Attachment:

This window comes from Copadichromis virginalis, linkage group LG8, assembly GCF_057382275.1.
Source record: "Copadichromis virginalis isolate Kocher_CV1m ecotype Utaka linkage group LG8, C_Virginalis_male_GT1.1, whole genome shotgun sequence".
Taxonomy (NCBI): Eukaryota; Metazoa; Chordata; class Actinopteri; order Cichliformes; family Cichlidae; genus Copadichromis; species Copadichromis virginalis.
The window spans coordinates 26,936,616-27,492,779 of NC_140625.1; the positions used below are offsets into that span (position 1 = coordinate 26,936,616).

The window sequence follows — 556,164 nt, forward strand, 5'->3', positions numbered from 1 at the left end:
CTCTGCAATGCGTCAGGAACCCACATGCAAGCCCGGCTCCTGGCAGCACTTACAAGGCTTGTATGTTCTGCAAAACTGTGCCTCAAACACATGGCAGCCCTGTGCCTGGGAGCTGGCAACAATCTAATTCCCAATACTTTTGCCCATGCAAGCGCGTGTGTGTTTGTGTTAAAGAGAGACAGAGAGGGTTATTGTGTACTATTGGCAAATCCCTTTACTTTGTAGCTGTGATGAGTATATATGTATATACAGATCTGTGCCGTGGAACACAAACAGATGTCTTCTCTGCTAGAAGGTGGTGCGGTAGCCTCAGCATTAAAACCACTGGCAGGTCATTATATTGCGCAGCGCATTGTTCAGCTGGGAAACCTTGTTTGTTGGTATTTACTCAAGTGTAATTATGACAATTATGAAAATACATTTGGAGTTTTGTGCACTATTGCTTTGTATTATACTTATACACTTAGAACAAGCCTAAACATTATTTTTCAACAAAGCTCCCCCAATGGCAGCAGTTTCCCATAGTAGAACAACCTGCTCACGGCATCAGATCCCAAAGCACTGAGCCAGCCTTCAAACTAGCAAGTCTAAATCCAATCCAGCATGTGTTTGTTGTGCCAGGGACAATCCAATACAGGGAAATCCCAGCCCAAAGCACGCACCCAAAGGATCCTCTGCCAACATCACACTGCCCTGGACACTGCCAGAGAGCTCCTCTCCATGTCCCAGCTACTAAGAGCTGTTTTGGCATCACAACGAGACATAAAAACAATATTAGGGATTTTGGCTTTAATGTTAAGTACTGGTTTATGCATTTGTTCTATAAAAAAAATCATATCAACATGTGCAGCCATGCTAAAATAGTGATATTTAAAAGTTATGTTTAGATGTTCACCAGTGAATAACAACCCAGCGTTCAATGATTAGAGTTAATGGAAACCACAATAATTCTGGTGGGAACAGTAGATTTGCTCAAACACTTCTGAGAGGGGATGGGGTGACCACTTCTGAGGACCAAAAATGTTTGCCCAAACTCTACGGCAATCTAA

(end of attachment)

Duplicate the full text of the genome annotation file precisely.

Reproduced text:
This window comes from Copadichromis virginalis, linkage group LG8, assembly GCF_057382275.1.
Source record: "Copadichromis virginalis isolate Kocher_CV1m ecotype Utaka linkage group LG8, C_Virginalis_male_GT1.1, whole genome shotgun sequence".
Taxonomy (NCBI): Eukaryota; Metazoa; Chordata; class Actinopteri; order Cichliformes; family Cichlidae; genus Copadichromis; species Copadichromis virginalis.
The window spans coordinates 26,936,616-27,492,779 of NC_140625.1; the positions used below are offsets into that span (position 1 = coordinate 26,936,616).

The window sequence follows — 556,164 nt, forward strand, 5'->3', positions numbered from 1 at the left end:
CTCTGCAATGCGTCAGGAACCCACATGCAAGCCCGGCTCCTGGCAGCACTTACAAGGCTTGTATGTTCTGCAAAACTGTGCCTCAAACACATGGCAGCCCTGTGCCTGGGAGCTGGCAACAATCTAATTCCCAATACTTTTGCCCATGCAAGCGCGTGTGTGTTTGTGTTAAAGAGAGACAGAGAGGGTTATTGTGTACTATTGGCAAATCCCTTTACTTTGTAGCTGTGATGAGTATATATGTATATACAGATCTGTGCCGTGGAACACAAACAGATGTCTTCTCTGCTAGAAGGTGGTGCGGTAGCCTCAGCATTAAAACCACTGGCAGGTCATTATATTGCGCAGCGCATTGTTCAGCTGGGAAACCTTGTTTGTTGGTATTTACTCAAGTGTAATTATGACAATTATGAAAATACATTTGGAGTTTTGTGCACTATTGCTTTGTATTATACTTATACACTTAGAACAAGCCTAAACATTATTTTTCAACAAAGCTCCCCCAATGGCAGCAGTTTCCCATAGTAGAACAACCTGCTCACGGCATCAGATCCCAAAGCACTGAGCCAGCCTTCAAACTAGCAAGTCTAAATCCAATCCAGCATGTGTTTGTTGTGCCAGGGACAATCCAATACAGGGAAATCCCAGCCCAAAGCACGCACCCAAAGGATCCTCTGCCAACATCACACTGCCCTGGACACTGCCAGAGAGCTCCTCTCCATGTCCCAGCTACTAAGAGCTGTTTTGGCATCACAACGAGACATAAAAACAATATTAGGGATTTTGGCTTTAATGTTAAGTACTGGTTTATGCATTTGTTCTATAAAAAAAATCATATCAACATGTGCAGCCATGCTAAAATAGTGATATTTAAAAGTTATGTTTAGATGTTCACCAGTGAATAACAACCCAGCGTTCAATGATTAGAGTTAATGGAAACCACAATAATTCTGGTGGGAACAGTAGATTTGCTCAAACACTTCTGAGAGGGGATGGGGTGACCACTTCTGAGGACCAAAAATGTTTGCCCAAACTCTACGGCAATCTAA